1. II Peter 2:1-3: Setting the scene, false teachers "among the people" who "exploit you with stories they have made up" (// Jude 4).

  2. Jude 5: Example of Jewish apostasy at Sinai. 3. II Peter 2:4: An ironic example from I Enoch10:4 using "angels that sinned" as one of the examples of punishment due to false teachers // Jude 6.

  3. II Peter 2:5-8: More, and better, examples taken from the Old Testament. Obviously Peter does not consider that an example taken from the Book of Enoch is sufficient to prove his point (// Jude7a).

  4. II Peter 2:9: Logical fallacy of first example (I Enoch 10:4). There is nothing to fear from "angels that sinned" if God has already reserved the angels "to the day of judgment" (parallel "vengeance of eternal fire" (// Jude7b refers to I Enoch 21:7 where the fallen stars are chained in "a great fire that was burning and flaming").

  5. II Peter 2:10: Contradiction of I Enoch 6:1-8:4. Bible teaching on angels: anyone teaching that angels sinned is "speaking evil of dignities" (KJV), "blaspheming glories" (Greek), "slandering celestial beings" (NIV) (// Jude 8).

  6. II Peter 2:11: Contradiction of I Enoch 9:1-11. Despite claims of the Book of Enoch, angels, specifically Michael, Gabriel, Uriel, and Raphael, never accused anyone, not least "dignities" or "glories" (// Jude 9).

  7. II Peter 2:12: Conclusion regarding I Enoch 6-10: the false teachers don’t know what they are talking about (// Jude10).

  8. II Peter 2:13: Warning of the results of this teaching. False teachers "shall perish in their own corruption" (// Jude 10 "in those things they corrupt themselves").

  9. II Peter 2:14-16: Rebuke of false teachers taken from Old Testament using example of Balaam (// Jude 11 using Cain, Balaam, Korah).

  10. II Peter 2:17: Rebuke of false teachers taken from I Enoch. Peter’s three references to Enoch ("dry springs" I Enoch 48:1,96:6; "waterless clouds" I Enoch 18:5,41:4-5,100:11-12; "eternal darkness") are expanded in much greater detail by Jude 12-15 taking language used in Enoch about false shepherds of Israel ("trees without fruit" I Enoch 80:3; "plucked up" I En. 83:4; "raging waves" I En.101:3-5).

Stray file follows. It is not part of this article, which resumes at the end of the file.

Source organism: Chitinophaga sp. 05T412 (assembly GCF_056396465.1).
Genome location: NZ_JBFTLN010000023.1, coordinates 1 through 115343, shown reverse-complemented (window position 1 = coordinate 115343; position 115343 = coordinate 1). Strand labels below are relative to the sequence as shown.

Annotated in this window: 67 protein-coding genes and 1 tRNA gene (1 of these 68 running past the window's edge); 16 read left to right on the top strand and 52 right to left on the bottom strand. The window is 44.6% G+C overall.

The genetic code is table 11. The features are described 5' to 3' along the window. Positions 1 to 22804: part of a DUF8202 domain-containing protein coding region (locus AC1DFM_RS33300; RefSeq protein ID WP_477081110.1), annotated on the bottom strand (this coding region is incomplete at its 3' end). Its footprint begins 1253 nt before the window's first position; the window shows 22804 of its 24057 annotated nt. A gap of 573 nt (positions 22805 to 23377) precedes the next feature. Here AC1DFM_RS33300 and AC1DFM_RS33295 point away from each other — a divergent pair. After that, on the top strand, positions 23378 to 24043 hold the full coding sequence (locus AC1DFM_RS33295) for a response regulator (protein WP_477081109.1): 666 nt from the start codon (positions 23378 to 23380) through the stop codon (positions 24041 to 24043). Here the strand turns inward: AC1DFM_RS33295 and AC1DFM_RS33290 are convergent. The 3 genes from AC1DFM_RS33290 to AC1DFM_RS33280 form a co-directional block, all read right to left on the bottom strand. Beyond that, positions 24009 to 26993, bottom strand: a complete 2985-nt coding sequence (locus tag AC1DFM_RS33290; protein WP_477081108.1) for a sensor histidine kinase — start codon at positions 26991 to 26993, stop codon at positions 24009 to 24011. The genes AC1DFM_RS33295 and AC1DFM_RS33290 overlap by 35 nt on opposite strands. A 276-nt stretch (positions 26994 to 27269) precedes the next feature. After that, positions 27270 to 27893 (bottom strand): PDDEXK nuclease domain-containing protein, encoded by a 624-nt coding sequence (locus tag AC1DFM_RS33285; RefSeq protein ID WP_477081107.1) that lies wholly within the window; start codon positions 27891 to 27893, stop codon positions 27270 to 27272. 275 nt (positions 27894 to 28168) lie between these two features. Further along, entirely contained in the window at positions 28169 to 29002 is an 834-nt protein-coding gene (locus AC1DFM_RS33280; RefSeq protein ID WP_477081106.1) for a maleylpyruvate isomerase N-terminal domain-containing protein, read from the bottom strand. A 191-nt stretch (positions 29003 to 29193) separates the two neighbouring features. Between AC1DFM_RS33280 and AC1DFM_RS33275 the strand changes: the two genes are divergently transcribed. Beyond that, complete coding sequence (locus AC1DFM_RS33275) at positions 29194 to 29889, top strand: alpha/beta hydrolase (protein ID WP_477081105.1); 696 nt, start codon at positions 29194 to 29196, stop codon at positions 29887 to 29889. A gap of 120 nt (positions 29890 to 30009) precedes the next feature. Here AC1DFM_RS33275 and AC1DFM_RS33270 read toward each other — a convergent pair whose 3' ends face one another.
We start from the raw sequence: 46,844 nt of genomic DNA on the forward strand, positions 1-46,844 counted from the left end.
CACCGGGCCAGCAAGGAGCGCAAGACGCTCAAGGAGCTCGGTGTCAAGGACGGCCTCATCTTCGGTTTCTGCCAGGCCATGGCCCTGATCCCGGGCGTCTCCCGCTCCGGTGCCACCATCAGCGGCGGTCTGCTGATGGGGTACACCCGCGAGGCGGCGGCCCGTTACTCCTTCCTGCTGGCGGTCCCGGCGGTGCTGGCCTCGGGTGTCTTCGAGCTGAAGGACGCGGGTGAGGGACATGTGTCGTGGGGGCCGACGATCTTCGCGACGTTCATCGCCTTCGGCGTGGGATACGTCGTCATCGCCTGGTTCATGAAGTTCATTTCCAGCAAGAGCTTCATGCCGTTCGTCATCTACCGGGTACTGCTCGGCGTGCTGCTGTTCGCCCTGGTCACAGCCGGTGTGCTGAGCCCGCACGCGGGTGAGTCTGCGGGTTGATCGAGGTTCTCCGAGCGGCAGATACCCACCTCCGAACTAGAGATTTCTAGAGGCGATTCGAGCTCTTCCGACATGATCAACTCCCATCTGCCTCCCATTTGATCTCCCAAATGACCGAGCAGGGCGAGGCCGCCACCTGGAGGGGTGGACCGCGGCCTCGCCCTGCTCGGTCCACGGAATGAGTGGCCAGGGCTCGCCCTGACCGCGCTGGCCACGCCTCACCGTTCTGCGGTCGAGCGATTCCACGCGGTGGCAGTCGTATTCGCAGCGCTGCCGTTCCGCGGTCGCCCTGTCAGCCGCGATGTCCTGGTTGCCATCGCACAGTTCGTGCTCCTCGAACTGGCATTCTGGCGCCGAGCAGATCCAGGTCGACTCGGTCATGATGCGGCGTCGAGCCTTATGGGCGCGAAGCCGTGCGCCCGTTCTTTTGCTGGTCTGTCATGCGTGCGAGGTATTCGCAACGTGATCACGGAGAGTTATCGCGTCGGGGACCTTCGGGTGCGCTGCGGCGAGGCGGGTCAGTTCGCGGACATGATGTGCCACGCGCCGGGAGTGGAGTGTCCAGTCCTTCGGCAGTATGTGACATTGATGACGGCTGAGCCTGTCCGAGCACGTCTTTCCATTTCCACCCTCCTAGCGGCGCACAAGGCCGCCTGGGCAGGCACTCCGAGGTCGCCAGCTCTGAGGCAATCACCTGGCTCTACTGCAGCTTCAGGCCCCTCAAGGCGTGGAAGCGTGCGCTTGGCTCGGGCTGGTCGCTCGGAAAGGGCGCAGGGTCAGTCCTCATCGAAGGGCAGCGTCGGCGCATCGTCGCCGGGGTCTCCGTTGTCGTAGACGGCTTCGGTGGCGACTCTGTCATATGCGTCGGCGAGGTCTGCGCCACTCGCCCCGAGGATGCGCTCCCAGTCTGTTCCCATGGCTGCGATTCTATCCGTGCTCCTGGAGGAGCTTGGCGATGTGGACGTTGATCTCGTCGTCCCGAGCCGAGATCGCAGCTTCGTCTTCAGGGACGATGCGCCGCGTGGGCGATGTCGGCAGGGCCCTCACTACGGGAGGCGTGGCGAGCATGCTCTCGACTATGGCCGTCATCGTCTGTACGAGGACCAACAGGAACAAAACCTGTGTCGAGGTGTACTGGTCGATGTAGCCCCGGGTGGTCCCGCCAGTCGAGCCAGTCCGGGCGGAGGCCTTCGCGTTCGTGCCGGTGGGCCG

Jude uses language about "angels that sinned" and applies it to the false teachers. In I Enoch 21:3 the "stars" are fallen celestial beings, but (and here’s the rub) in Jude 13 the "wandering stars" are false teachers who teach myths from the Book of Enoch. The word "wanderer" however is drawn from Hosea 9:17 not Enoch and likewise the image of the dead tree connects with Hosea 9:16. This may be to emphasize that Jude12-15 really concerns Ephraim rather than fallen angels.

  1. II Peter 2:18-22: The dog returns to its vomit. In five verses, Peter five times repeats the theme that these false teachers were returning to their old beliefs. This five times emphasis is clearly important. Each time Peter is underlining that the teachers were reverting to their origins -- an argument which only makes sense in this context if these were not Greek, but Jewish origins such as found in the Dead Sea Scrolls (// Jude16 "murmurers" harks back to his theme of Sinai and the wishing to return to Egypt again. This is the only use of the word in the New Testament).

  2. II Peter 3:1-2: Reminder of the authority of scripture. Note that Peter cites the prophets demonstrating the authority of Old Testament over I Enoch (e.g. II Pet. 1:21) (// Jude cites the apostles, demonstrating the authority of New Testament over I Enoch).

Stephen Cox

Footnote. Other New Testament passages relevant to the "angels that sinned," which need to be underlined in any discussion of the subject, include Mark12:24-25; Luke 20:35-36; Heb. 1:14. All these verses can only be written with an eye to the same popular Jewish myths, or there was no need to state the obvious. Perhaps the most relevant is the "angels, and authorities and powers being made subject to him" (I Peter 3:22). This may well be Peter’s first answer to the Enoch myth.